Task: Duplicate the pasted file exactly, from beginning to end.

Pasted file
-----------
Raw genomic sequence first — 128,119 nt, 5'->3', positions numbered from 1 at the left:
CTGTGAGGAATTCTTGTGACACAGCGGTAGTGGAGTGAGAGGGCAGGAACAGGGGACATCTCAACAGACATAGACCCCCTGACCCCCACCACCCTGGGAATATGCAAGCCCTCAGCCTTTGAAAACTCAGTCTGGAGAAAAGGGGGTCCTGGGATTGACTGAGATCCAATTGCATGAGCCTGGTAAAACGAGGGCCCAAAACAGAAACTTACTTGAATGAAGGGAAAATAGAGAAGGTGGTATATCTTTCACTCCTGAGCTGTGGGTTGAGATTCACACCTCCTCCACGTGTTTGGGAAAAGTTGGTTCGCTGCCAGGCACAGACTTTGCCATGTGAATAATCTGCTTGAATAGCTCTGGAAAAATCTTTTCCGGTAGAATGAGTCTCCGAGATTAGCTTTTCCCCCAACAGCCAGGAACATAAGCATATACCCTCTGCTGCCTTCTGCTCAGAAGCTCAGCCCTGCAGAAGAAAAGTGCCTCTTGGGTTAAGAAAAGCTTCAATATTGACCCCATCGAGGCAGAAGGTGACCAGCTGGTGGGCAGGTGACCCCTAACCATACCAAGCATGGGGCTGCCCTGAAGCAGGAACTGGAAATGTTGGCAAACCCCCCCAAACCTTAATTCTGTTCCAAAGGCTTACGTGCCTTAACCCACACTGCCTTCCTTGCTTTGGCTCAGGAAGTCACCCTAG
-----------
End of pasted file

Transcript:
Raw genomic sequence first — 128,119 nt, 5'->3', positions numbered from 1 at the left:
CTGTGAGGAATTCTTGTGACACAGCGGTAGTGGAGTGAGAGGGCAGGAACAGGGGACATCTCAACAGACATAGACCCCCTGACCCCCACCACCCTGGGAATATGCAAGCCCTCAGCCTTTGAAAACTCAGTCTGGAGAAAAGGGGGTCCTGGGATTGACTGAGATCCAATTGCATGAGCCTGGTAAAACGAGGGCCCAAAACAGAAACTTACTTGAATGAAGGGAAAATAGAGAAGGTGGTATATCTTTCACTCCTGAGCTGTGGGTTGAGATTCACACCTCCTCCACGTGTTTGGGAAAAGTTGGTTCGCTGCCAGGCACAGACTTTGCCATGTGAATAATCTGCTTGAATAGCTCTGGAAAAATCTTTTCCGGTAGAATGAGTCTCCGAGATTAGCTTTTCCCCCAACAGCCAGGAACATAAGCATATACCCTCTGCTGCCTTCTGCTCAGAAGCTCAGCCCTGCAGAAGAAAAGTGCCTCTTGGGTTAAGAAAAGCTTCAATATTGACCCCATCGAGGCAGAAGGTGACCAGCTGGTGGGCAGGTGACCCCTAACCATACCAAGCATGGGGCTGCCCTGAAGCAGGAACTGGAAATGTTGGCAAACCCCCCCAAACCTTAATTCTGTTCCAAAGGCTTACGTGCCTTAACCCACACTGCCTTCCTTGCTTTGGCTCAGGAAGTCACCCTAG